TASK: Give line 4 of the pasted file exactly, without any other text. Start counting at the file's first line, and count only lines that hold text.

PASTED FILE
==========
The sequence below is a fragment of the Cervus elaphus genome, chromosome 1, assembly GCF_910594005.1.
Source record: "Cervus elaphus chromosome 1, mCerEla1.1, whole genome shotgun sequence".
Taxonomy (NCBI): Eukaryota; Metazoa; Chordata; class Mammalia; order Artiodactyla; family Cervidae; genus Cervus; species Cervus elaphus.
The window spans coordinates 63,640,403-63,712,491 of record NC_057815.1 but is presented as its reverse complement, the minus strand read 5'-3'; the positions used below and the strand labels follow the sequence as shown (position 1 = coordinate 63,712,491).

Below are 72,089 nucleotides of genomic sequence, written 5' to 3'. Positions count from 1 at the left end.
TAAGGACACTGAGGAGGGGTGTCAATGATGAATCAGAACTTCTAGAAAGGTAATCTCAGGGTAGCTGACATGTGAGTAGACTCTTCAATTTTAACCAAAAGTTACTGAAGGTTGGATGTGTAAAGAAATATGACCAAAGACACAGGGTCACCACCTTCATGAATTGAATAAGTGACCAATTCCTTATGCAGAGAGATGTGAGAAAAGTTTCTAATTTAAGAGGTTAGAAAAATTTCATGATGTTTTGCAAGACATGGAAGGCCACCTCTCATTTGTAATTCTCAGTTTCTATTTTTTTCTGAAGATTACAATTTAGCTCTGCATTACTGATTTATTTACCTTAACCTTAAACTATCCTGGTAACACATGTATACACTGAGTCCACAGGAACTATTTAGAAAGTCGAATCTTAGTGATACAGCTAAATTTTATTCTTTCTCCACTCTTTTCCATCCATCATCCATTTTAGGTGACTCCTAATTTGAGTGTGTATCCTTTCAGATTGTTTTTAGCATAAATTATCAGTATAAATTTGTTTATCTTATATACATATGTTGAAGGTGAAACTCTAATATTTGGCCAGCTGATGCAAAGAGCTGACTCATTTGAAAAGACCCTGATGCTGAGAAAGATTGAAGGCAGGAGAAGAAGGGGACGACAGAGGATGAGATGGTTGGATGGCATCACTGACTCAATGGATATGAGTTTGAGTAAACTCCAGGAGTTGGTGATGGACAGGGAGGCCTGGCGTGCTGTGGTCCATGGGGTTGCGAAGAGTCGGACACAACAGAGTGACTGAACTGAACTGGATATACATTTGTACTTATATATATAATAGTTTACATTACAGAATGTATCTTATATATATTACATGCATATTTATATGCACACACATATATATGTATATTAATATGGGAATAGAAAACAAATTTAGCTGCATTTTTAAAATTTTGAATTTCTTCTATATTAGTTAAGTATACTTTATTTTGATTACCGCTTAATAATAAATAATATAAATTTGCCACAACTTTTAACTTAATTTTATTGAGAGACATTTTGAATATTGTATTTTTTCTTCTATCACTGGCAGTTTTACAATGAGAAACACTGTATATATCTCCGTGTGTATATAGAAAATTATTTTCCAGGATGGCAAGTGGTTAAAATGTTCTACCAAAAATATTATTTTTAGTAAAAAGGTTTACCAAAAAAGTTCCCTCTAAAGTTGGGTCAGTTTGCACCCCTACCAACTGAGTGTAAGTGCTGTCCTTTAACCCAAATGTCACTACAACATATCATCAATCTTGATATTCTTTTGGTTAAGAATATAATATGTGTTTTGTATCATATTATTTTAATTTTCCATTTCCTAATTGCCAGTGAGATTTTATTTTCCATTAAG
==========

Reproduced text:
The window spans coordinates 63,640,403-63,712,491 of record NC_057815.1 but is presented as its reverse complement, the minus strand read 5'-3'; the positions used below and the strand labels follow the sequence as shown (position 1 = coordinate 63,712,491).